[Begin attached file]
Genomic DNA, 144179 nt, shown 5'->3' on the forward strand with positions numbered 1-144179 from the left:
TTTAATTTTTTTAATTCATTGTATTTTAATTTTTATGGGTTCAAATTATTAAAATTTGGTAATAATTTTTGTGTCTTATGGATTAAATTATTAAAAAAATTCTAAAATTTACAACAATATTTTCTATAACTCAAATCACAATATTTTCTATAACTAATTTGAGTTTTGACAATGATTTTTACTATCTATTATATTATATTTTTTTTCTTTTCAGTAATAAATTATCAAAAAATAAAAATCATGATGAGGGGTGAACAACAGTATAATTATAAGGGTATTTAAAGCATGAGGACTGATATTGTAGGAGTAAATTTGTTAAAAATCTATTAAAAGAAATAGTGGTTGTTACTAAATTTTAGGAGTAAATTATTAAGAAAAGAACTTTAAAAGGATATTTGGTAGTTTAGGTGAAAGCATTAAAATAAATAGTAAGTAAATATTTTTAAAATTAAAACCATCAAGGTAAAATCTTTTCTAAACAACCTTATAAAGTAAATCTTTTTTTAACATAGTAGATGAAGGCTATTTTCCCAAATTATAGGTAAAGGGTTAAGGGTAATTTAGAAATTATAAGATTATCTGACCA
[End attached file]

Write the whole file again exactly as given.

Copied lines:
Genomic DNA, 144179 nt, shown 5'->3' on the forward strand with positions numbered 1-144179 from the left:
TTTAATTTTTTTAATTCATTGTATTTTAATTTTTATGGGTTCAAATTATTAAAATTTGGTAATAATTTTTGTGTCTTATGGATTAAATTATTAAAAAAATTCTAAAATTTACAACAATATTTTCTATAACTCAAATCACAATATTTTCTATAACTAATTTGAGTTTTGACAATGATTTTTACTATCTATTATATTATATTTTTTTTCTTTTCAGTAATAAATTATCAAAAAATAAAAATCATGATGAGGGGTGAACAACAGTATAATTATAAGGGTATTTAAAGCATGAGGACTGATATTGTAGGAGTAAATTTGTTAAAAATCTATTAAAAGAAATAGTGGTTGTTACTAAATTTTAGGAGTAAATTATTAAGAAAAGAACTTTAAAAGGATATTTGGTAGTTTAGGTGAAAGCATTAAAATAAATAGTAAGTAAATATTTTTAAAATTAAAACCATCAAGGTAAAATCTTTTCTAAACAACCTTATAAAGTAAATCTTTTTTTAACATAGTAGATGAAGGCTATTTTCCCAAATTATAGGTAAAGGGTTAAGGGTAATTTAGAAATTATAAGATTATCTGACCA